Spalding, Albert Goodwill
Albert Goodwill Spalding
PROFESSIONAL BASEBALL PLAYER, SPORTING GOODS MANUFACTURER
Albert Goodwill (A.G.) Spalding used his fame, acquired as a stand-out pitcher for the Boston Red Stockings of the fledgling National League, to create the world's first sporting goods empire. The Spalding company pioneered the sale of baseballs, footballs, basketballs, and other newly developed sports equipment beginning in the late 1870s.
The A.G. Spalding Company was built by its namesake and founder beginning in 1878. Al Spalding had been a dominant pitcher with the Boston Red Stockings between 1871 and 1876. In those six seasons, Spalding led the league in victories each year. He was the first pitcher to win more than 200 games, playing in an era when relief pitchers were virtually unknown and a starting pitcher was expected to complete the games that he begun. Spalding finished his playing career with the Chicago White Stockings, later known as the Chicago White Sox, where he both pitched and played first base.
Spalding was such a skilled pitcher that he could have been elected to the Baseball Hall of Fame strictly on the strength of his playing career. Spalding was enshrined in the Hall as an executive and builder in 1939.
Spalding combined his growing sporting goods business with his work as the team president of the White Sox, a position that he held for ten years. Spalding's teams won three league championships during his presidency. In 1888, Spalding organized a world tour to promote the game of American baseball to other countries, with mixed success; the tour also served to promote the Spalding sporting goods line.
Baseballs were the most important product manufactured by the Spalding Company in its early years of operation. Baseball was a rapidly growing pastime throughout America, and baseballs were a commodity in great demand. Spalding, as White Sox president, had little difficulty in persuading the other National League teams to use the Spalding baseball as the league' official baseball. Spalding provided the balls at no cost to the league, and used the endorsement provided by the National League to nationally market his product. Atthat time, the National League was the only major league, as the American League was not operational until 1901.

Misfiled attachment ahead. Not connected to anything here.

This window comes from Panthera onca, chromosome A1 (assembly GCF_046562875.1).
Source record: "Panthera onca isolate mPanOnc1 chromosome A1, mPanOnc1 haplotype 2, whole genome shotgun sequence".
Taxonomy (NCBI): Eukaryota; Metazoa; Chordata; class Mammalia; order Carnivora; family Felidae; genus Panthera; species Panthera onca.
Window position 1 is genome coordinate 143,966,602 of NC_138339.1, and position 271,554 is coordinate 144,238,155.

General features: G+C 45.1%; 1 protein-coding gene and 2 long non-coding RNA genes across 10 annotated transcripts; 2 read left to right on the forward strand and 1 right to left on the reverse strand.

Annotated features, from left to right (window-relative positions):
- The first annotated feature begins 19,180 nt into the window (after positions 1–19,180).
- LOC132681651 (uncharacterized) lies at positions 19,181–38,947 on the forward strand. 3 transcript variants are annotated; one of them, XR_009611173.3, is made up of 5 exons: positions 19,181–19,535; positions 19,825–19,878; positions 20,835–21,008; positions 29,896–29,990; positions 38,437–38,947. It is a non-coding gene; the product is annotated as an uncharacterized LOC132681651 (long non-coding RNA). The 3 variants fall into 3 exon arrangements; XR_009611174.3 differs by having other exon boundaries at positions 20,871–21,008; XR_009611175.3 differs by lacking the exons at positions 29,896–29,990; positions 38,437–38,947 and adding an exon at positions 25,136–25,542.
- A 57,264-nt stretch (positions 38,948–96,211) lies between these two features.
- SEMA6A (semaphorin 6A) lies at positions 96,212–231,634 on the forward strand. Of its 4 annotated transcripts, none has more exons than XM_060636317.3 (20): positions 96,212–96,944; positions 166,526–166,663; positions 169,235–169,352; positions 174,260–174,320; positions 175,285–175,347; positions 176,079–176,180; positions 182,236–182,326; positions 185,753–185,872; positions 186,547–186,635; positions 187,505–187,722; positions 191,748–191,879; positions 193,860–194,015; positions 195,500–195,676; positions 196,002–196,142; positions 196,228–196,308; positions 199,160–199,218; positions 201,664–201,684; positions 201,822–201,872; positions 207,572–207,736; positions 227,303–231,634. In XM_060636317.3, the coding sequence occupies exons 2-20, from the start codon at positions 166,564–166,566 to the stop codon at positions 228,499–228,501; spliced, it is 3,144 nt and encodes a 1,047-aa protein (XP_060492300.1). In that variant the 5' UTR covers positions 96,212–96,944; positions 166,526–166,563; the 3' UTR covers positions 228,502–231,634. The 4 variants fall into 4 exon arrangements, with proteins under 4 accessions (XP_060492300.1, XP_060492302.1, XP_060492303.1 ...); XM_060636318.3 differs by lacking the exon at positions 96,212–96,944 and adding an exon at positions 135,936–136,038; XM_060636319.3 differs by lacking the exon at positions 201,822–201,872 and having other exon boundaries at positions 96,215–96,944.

Baseball players in the early 1870s did not wear gloves when playing in the field, nor did catchers wear masks or protective equipment. Baseball players were expected to be hard men who could play with a measure of pain, and gloves were seen as a sissified aspect of the sport that ought to be discouraged. The earliest documented use of a glove by any player was a catcher with the Cincinnati team, Doug Allison, in 1870. While playing first base for Chicago in 1877, Spalding designed for his own use a padded, but fingerless glove, that had the appearance and dimensions of a modern cyclist's glove. The Spalding glove proved to be very popular with catchers, as there were no specialty gloves designed for use at a particular position until after 1890.
In the early 1880s, Spalding began the manufacture of an all leather baseball shoe, constructed with steel cleats. He incorporated very soft and supple kangaroo leather into the uppers of the shoe to improve fit and performance; kangaroo leather was also used by ice hockey skate manufacturers in their early products for this reason.
In 1887, Spalding perceived that the new sport of American football was likely to expand, creating a further need for its own specially designed products. Spalding developed a leather football, with rawhide laces; his ball became a standard by which others were measured.
Spalding's success with his baseball product spurred other sports equipment manufacturing innovations. In 1894, at the request of James Naismith, the inventor of basketball, Spalding developed a distinct ball for use in the sport. Since the invention of basketball in 1891, Naismith had used a soccer ball for his basketball games. Spalding created a leather covered ball with a rubber bladder, designed to be both durable and with sufficient grip that it could be easily handled by the players.
In 1895, Spalding again designed and manufactured a ball for a newly developed American sport, volleyball. The first volleyball was of leather construction.
Spalding solidified his hold on sporting goods manufacture in this period through his publication of various official rule books and guides with respect to a number of sports. Baseball, as the game Spalding knew best, was the most documented.
By 1901, Spalding had established 14 sporting goods stores that sold his products exclusively; the bulk of the Spalding business was by way of mail order. Spalding extended his manufacturing processes to include any equipment required for any sport being played in America. After Spalding's death in 1915, his company continued to expand its merchandise base; golf clubs and related golf products became a Spalding mainstay. With the exception of soccer, the equipment produced today by Spalding are traditional American sports-basketball, football, volleyball, baseball, and softball.